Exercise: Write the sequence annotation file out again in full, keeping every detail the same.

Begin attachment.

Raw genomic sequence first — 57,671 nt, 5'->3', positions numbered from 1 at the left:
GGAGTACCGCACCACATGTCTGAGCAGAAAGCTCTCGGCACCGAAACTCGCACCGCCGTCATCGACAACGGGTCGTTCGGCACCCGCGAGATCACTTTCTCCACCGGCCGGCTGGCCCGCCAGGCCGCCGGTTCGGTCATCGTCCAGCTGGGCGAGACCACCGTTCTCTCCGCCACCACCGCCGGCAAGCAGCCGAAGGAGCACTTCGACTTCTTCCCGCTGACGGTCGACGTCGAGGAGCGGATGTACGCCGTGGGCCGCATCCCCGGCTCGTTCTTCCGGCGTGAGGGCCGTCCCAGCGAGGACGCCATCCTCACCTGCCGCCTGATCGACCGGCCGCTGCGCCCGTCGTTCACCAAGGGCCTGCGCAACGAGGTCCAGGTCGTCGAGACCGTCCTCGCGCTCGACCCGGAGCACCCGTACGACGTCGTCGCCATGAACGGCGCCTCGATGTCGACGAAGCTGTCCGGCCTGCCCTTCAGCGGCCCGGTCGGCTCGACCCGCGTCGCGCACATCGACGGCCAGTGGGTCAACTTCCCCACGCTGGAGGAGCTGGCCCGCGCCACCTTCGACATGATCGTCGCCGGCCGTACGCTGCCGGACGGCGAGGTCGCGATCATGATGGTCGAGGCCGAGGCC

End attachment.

Raw genomic sequence first — 57,671 nt, 5'->3', positions numbered from 1 at the left:
GGAGTACCGCACCACATGTCTGAGCAGAAAGCTCTCGGCACCGAAACTCGCACCGCCGTCATCGACAACGGGTCGTTCGGCACCCGCGAGATCACTTTCTCCACCGGCCGGCTGGCCCGCCAGGCCGCCGGTTCGGTCATCGTCCAGCTGGGCGAGACCACCGTTCTCTCCGCCACCACCGCCGGCAAGCAGCCGAAGGAGCACTTCGACTTCTTCCCGCTGACGGTCGACGTCGAGGAGCGGATGTACGCCGTGGGCCGCATCCCCGGCTCGTTCTTCCGGCGTGAGGGCCGTCCCAGCGAGGACGCCATCCTCACCTGCCGCCTGATCGACCGGCCGCTGCGCCCGTCGTTCACCAAGGGCCTGCGCAACGAGGTCCAGGTCGTCGAGACCGTCCTCGCGCTCGACCCGGAGCACCCGTACGACGTCGTCGCCATGAACGGCGCCTCGATGTCGACGAAGCTGTCCGGCCTGCCCTTCAGCGGCCCGGTCGGCTCGACCCGCGTCGCGCACATCGACGGCCAGTGGGTCAACTTCCCCACGCTGGAGGAGCTGGCCCGCGCCACCTTCGACATGATCGTCGCCGGCCGTACGCTGCCGGACGGCGAGGTCGCGATCATGATGGTCGAGGCCGAGGCC